Over the weekend, teams across Major League Baseball returned to the diamond to begin playing tune-up games prior to the 2020 season. There were no fans, players remained distanced at most times, some players wore masks in the field and at-bat, and a fake crowd served as ambient noise filling the silence around bats and gloves; many stadiums even donned advertisements up the foul lines, on the pitcher’s mound, and covering the tops of the seats.
On Saturday, the Washington Nationals played their first game since the season suspension began, dropping a contest in DC to the Philadelphia Phillies, 7-2.
Max Scherzer pitched five innings and gave up seven runs. Scherzer said, “I got beat around a little bit, but that’s good.”
The season begins in earnest on Thursday, when the New York Yankees visit the nation’s capital to take on the Nationals before turning it over to the first west coast game of the season, with the San Francisco Giants matching up with the Los Angeles Dodgers.
As I’ve noted, I’m skeptical about the feasibility of the 2020 MLB season, but the recent slate of games made me more optimistic. To actually see baseball being played in a confined area, as well as players showing conscientiousness regarding the situation, it has all been a step in a positive direction. Mix in the fact that MLB’s testing, which, through the initial rounds has produced a 0.05 percent positive rate, giving fans, players, and teams reasons to be hopeful, we’re moving in the right direction, even if the rest of the nation isn’t.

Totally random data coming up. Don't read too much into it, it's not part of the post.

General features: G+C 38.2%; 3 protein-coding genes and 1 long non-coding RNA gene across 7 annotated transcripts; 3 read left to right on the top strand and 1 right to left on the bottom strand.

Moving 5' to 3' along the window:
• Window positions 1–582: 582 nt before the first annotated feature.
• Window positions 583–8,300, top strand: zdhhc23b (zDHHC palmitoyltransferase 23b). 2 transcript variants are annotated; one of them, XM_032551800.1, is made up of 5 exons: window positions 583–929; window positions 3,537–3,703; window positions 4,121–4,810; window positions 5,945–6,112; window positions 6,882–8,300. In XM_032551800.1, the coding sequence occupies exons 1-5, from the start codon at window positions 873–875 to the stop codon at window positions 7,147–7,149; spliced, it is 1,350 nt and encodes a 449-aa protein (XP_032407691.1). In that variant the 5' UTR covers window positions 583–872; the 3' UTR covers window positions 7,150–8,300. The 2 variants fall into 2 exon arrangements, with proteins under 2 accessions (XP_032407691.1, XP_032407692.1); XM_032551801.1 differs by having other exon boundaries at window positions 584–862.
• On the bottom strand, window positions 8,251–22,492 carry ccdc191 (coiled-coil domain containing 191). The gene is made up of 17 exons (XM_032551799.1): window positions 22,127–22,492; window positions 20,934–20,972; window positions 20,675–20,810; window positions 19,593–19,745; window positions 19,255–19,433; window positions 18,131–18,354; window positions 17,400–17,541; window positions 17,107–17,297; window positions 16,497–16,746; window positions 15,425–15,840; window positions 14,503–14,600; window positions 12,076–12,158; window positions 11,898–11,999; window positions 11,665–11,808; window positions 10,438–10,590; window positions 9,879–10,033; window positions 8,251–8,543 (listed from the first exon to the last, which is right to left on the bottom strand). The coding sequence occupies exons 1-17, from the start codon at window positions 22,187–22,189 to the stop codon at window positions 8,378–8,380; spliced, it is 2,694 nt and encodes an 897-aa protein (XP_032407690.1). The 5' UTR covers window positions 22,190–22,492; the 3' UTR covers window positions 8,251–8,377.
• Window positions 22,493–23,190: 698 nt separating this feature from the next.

Perhaps my recent forecasts have tilted a bit gloomy, but there’s good reason to approach everything that’s going on with a bit of apprehension.
After all, our coronavirus case total continues to rise, while other nations have managed to control it.
But it’s becoming clearer to me that players and teams are taking the necessary precautions to stave off any major spread of cases within the realm of baseball. If those involved remain diligent, which is yet to be seen, then perhaps we will get through this season without any major hitches.
While I have gotten more optimistic over the last couple days, we still need to see what the effect is of travel once games shift into high gear and teams are jetting throughout portions of the United States.
But to see real, live baseball made things feel a bit more like business as usual.
Under the strangest of circumstances, we might reach some sense of normalcy after all.
It would bring me no greater pleasure than for my pessimism to be retroactively rendered unnecessary. Here’s to brighter baseball days ahead.